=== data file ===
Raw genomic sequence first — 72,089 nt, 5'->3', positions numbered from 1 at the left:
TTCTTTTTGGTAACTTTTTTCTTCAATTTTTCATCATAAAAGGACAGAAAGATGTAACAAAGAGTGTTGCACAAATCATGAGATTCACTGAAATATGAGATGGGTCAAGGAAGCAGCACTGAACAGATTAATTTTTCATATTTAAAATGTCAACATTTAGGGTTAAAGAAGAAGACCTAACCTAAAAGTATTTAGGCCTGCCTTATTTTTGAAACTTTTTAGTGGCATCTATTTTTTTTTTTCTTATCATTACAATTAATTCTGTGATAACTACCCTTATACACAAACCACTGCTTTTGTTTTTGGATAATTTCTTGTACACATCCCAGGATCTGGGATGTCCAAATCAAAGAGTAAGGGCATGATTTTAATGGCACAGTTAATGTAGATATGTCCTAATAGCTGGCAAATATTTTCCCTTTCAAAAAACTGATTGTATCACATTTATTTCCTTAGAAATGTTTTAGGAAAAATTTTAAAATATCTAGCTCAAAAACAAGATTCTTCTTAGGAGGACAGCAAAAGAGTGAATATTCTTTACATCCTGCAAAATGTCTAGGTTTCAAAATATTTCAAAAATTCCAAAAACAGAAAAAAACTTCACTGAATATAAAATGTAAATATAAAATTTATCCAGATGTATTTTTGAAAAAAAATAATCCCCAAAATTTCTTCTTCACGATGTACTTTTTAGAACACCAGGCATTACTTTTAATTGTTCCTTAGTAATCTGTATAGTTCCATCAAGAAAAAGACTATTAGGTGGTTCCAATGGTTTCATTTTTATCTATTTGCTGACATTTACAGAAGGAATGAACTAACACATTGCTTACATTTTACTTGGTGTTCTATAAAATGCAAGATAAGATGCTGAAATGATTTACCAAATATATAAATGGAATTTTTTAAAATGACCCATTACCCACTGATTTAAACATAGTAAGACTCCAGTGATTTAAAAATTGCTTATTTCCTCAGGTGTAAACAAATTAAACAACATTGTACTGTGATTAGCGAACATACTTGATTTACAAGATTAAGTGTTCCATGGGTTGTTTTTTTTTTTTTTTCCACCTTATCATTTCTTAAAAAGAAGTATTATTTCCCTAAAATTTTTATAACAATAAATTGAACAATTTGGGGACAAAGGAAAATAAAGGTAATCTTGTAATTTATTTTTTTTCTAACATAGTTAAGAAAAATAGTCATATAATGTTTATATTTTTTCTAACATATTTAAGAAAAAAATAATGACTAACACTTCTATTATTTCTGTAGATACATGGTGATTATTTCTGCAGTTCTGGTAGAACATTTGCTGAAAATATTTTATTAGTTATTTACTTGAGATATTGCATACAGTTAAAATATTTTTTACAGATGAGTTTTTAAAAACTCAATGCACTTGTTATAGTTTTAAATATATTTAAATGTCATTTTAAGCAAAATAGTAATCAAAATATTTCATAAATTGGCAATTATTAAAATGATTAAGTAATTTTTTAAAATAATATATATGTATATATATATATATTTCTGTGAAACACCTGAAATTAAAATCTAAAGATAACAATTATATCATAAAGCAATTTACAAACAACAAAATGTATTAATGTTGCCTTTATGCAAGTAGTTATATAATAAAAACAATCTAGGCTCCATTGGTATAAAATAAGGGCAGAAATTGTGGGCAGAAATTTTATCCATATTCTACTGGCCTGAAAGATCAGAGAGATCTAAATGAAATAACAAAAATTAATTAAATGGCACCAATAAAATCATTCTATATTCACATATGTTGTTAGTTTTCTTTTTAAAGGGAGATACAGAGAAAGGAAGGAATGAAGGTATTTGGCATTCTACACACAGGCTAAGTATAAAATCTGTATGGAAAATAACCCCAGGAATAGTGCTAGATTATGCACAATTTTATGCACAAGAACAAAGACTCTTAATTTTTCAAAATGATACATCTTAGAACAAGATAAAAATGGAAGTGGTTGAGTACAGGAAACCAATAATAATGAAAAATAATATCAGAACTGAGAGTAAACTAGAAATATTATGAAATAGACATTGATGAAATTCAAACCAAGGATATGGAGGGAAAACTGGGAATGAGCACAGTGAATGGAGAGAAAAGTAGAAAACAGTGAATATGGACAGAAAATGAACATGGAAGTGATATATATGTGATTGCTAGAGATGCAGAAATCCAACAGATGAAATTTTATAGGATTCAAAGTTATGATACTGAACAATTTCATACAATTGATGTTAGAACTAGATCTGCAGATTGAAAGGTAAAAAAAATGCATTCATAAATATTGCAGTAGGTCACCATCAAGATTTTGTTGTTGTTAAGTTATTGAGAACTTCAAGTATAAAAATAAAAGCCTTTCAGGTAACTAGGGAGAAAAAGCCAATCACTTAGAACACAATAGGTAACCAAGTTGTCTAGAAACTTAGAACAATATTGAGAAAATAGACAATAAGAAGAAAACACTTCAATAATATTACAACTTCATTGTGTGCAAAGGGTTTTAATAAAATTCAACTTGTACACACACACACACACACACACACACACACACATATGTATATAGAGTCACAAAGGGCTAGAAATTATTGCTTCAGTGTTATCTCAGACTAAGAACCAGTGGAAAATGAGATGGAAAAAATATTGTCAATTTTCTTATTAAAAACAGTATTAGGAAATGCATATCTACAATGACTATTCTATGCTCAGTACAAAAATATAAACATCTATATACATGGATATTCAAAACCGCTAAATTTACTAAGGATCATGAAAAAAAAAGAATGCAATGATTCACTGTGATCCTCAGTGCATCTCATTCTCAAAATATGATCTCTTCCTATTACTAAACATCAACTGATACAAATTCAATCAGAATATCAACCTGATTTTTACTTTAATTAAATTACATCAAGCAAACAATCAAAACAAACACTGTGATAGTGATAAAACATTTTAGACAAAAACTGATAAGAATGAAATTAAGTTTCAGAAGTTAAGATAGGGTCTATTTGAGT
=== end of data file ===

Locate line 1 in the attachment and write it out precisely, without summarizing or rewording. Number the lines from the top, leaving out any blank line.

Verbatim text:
Raw genomic sequence first — 72,089 nt, 5'->3', positions numbered from 1 at the left: